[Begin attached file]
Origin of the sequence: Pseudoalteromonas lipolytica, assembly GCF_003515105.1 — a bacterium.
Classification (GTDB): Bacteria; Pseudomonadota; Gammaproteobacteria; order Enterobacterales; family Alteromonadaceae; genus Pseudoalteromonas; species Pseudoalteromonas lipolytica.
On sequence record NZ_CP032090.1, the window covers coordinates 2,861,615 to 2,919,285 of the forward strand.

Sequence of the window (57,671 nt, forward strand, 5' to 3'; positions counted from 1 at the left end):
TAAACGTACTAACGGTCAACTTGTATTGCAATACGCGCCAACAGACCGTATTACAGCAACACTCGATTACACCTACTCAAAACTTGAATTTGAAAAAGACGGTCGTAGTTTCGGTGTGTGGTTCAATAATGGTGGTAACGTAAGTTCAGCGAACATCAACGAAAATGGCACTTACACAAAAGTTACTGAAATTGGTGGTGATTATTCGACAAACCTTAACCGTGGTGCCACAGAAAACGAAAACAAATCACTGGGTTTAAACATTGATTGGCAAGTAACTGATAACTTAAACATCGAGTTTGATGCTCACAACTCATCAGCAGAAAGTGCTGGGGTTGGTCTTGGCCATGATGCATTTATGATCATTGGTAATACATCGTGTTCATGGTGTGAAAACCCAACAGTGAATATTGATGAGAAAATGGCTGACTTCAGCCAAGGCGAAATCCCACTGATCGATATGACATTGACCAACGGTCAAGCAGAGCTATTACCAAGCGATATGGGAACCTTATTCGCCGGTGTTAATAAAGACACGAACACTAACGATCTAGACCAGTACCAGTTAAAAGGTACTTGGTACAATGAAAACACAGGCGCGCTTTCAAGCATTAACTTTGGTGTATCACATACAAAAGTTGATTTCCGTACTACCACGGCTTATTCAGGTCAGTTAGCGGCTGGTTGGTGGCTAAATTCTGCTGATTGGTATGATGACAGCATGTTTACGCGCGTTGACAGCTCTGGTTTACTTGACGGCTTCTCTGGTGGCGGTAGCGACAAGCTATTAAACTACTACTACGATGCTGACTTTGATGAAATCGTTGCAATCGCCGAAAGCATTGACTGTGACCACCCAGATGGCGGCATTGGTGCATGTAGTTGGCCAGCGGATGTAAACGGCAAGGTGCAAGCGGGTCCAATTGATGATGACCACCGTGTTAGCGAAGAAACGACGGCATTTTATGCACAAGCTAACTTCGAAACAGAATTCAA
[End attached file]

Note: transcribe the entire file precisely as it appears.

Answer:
Origin of the sequence: Pseudoalteromonas lipolytica, assembly GCF_003515105.1 — a bacterium.
Classification (GTDB): Bacteria; Pseudomonadota; Gammaproteobacteria; order Enterobacterales; family Alteromonadaceae; genus Pseudoalteromonas; species Pseudoalteromonas lipolytica.
On sequence record NZ_CP032090.1, the window covers coordinates 2,861,615 to 2,919,285 of the forward strand.

Sequence of the window (57,671 nt, forward strand, 5' to 3'; positions counted from 1 at the left end):
TAAACGTACTAACGGTCAACTTGTATTGCAATACGCGCCAACAGACCGTATTACAGCAACACTCGATTACACCTACTCAAAACTTGAATTTGAAAAAGACGGTCGTAGTTTCGGTGTGTGGTTCAATAATGGTGGTAACGTAAGTTCAGCGAACATCAACGAAAATGGCACTTACACAAAAGTTACTGAAATTGGTGGTGATTATTCGACAAACCTTAACCGTGGTGCCACAGAAAACGAAAACAAATCACTGGGTTTAAACATTGATTGGCAAGTAACTGATAACTTAAACATCGAGTTTGATGCTCACAACTCATCAGCAGAAAGTGCTGGGGTTGGTCTTGGCCATGATGCATTTATGATCATTGGTAATACATCGTGTTCATGGTGTGAAAACCCAACAGTGAATATTGATGAGAAAATGGCTGACTTCAGCCAAGGCGAAATCCCACTGATCGATATGACATTGACCAACGGTCAAGCAGAGCTATTACCAAGCGATATGGGAACCTTATTCGCCGGTGTTAATAAAGACACGAACACTAACGATCTAGACCAGTACCAGTTAAAAGGTACTTGGTACAATGAAAACACAGGCGCGCTTTCAAGCATTAACTTTGGTGTATCACATACAAAAGTTGATTTCCGTACTACCACGGCTTATTCAGGTCAGTTAGCGGCTGGTTGGTGGCTAAATTCTGCTGATTGGTATGATGACAGCATGTTTACGCGCGTTGACAGCTCTGGTTTACTTGACGGCTTCTCTGGTGGCGGTAGCGACAAGCTATTAAACTACTACTACGATGCTGACTTTGATGAAATCGTTGCAATCGCCGAAAGCATTGACTGTGACCACCCAGATGGCGGCATTGGTGCATGTAGTTGGCCAGCGGATGTAAACGGCAAGGTGCAAGCGGGTCCAATTGATGATGACCACCGTGTTAGCGAAGAAACGACGGCATTTTATGCACAAGCTAACTTCGAAACAGAATTCAA